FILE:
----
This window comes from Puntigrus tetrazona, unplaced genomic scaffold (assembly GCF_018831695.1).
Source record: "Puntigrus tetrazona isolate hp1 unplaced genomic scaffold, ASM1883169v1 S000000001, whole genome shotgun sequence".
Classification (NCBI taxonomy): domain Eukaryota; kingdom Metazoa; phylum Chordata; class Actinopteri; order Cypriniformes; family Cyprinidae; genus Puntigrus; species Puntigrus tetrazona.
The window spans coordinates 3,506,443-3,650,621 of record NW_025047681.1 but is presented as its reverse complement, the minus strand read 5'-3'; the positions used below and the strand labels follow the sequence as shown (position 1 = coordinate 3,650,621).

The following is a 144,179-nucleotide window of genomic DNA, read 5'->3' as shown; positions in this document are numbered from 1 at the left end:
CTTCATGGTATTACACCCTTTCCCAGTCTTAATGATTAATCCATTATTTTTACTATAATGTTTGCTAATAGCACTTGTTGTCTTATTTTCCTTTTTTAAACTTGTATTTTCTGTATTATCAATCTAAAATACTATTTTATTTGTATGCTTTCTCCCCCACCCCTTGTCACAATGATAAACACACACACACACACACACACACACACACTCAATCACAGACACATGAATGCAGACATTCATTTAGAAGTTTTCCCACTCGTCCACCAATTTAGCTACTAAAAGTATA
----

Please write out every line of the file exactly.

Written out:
This window comes from Puntigrus tetrazona, unplaced genomic scaffold (assembly GCF_018831695.1).
Source record: "Puntigrus tetrazona isolate hp1 unplaced genomic scaffold, ASM1883169v1 S000000001, whole genome shotgun sequence".
Classification (NCBI taxonomy): domain Eukaryota; kingdom Metazoa; phylum Chordata; class Actinopteri; order Cypriniformes; family Cyprinidae; genus Puntigrus; species Puntigrus tetrazona.
The window spans coordinates 3,506,443-3,650,621 of record NW_025047681.1 but is presented as its reverse complement, the minus strand read 5'-3'; the positions used below and the strand labels follow the sequence as shown (position 1 = coordinate 3,650,621).

The following is a 144,179-nucleotide window of genomic DNA, read 5'->3' as shown; positions in this document are numbered from 1 at the left end:
CTTCATGGTATTACACCCTTTCCCAGTCTTAATGATTAATCCATTATTTTTACTATAATGTTTGCTAATAGCACTTGTTGTCTTATTTTCCTTTTTTAAACTTGTATTTTCTGTATTATCAATCTAAAATACTATTTTATTTGTATGCTTTCTCCCCCACCCCTTGTCACAATGATAAACACACACACACACACACACACACACACACTCAATCACAGACACATGAATGCAGACATTCATTTAGAAGTTTTCCCACTCGTCCACCAATTTAGCTACTAAAAGTATA